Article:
Monday, December 05, 2005

The trial of our time…

This is how some local media chose to describe Saddam’s trial.
Today the trial witnessed many changes for the Iraqi viewer. There has been a lot of action that wiped off the memories of previous sessions that were pretty much boring; today we have seen the trial get into the real work discussing facts, evidence and witnesses and this of course pinned the viewers in front of the TV.
It was eight of us following the trial. Talking in whispers and shutting up anyone who wanted to speak with a sign from the hand.

At the beginning (as you might have seen) the defense tried to disrupt the court by questioning the legitimacy of the court and the laws under which it was formed but these were futile attempts because the lawyers built their allegations of older Security Council resolutions that are irrelevant to the trial and they ignored the later resolutions that transferred sovereignty to Iraqi hands and they also ignored the regulations issued by the elected government and parliament that organized the court months after Paul Bremer left Iraq.

The theatrical act of walking away from the court only to return back soon after was actually pathetic and unconvincing and when Ramzi Clark and the Qatari lawyer Najeeb Noaimi were given the time to talk they returned to talk about things like occupation and that again they concentrated on UN and international laws and conventions when it came to the legitimacy of the past regime while they didn’t refer to any of the laws and resolutions that recognize the legitimacy of the current government and the political process in general.

One sentence from the Qatari lawyer was enough to show that he was very far from reality, that was when he spoke of “five million children who died because of the sanctions).
I really don’t know where he got this number from but what I know is that his language was a lot similar to Saddam’s who invested the death of Iraqi children to get compassion from the world while he was destroying whole shipments of milk, food and medicine or worse re-exporting to make bloody profits for himself.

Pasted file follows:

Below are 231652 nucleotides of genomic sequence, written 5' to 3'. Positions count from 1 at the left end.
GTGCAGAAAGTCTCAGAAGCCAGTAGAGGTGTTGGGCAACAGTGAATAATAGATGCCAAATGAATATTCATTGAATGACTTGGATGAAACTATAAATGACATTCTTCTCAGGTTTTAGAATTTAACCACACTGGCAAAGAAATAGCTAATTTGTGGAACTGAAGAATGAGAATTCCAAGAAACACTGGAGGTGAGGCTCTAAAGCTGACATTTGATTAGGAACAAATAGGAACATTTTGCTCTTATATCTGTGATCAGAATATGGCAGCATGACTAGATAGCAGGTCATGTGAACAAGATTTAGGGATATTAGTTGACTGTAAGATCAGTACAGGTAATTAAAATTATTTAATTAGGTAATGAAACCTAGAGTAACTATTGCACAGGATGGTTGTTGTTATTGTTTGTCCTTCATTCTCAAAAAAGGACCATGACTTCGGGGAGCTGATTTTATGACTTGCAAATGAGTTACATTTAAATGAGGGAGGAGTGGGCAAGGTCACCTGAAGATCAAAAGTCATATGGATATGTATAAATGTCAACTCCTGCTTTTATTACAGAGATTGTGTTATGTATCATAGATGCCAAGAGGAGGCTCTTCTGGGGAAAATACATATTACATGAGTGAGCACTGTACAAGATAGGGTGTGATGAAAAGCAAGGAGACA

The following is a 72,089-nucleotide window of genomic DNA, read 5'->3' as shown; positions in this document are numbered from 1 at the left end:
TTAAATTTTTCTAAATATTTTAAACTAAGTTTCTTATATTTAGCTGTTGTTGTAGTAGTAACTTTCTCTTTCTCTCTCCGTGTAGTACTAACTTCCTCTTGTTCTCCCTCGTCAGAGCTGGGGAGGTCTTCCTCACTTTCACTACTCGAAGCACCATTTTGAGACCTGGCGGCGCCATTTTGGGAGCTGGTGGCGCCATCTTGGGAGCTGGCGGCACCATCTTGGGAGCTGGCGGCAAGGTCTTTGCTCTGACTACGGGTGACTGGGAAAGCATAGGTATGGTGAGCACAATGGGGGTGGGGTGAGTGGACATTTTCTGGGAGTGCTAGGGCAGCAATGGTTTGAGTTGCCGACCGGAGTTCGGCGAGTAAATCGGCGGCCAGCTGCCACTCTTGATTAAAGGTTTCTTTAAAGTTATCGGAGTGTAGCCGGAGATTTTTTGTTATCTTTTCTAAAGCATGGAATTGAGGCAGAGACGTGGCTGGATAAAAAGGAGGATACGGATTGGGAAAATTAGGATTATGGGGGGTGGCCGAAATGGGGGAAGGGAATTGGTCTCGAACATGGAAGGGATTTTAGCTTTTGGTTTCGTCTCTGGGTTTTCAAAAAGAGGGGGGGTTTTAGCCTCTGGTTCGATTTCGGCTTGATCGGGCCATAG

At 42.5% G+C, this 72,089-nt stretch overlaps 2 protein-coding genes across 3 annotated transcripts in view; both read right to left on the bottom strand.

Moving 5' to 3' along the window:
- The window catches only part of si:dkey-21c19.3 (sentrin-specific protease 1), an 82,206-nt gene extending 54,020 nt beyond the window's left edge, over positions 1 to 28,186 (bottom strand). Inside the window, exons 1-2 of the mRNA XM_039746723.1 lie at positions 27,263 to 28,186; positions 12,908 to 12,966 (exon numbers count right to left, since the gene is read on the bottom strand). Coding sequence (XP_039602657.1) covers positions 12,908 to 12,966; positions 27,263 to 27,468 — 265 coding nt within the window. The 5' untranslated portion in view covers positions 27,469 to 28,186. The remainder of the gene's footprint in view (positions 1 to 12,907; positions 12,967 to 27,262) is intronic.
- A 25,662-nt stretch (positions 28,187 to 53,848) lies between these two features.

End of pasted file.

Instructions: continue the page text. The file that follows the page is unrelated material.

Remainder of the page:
The judge was firm-yet gentle-in keeping the proceedings on track every time there was some distraction and he failed all attempts made by this or that party to politicize the trial.
The crime was committed back in 1982, that’s long time before any of the political stuff happened and all the involved parties in the incident were Iraqi, the land, the victims, the butchers were all Iraqi and execution orders were still being documented at that time and in my opinion this is what encouraged the prosecution to put this case first on schedule; it’s the most documented case and again it’s pure Iraqi while if we take a look at other cases we will find that some extrinsic factors are related like the invasion of Kuwait or the war with Iran or Halabja (geographical factor) in addition to the issue of the providers of the chemical weapons that were used in these cases. This will all complicate the cases and make them more difficult to solve but Dujail is a pure Iraqi case.

I think the most important part of today’s session was the two witnesses who showed up to testify in spite of all what we heard from the media that witnesses are scared to death and they wouldn’t show up!
What we saw today makes me believe that there will be even more witnesses from the sons of Dujail who will walk in and testify.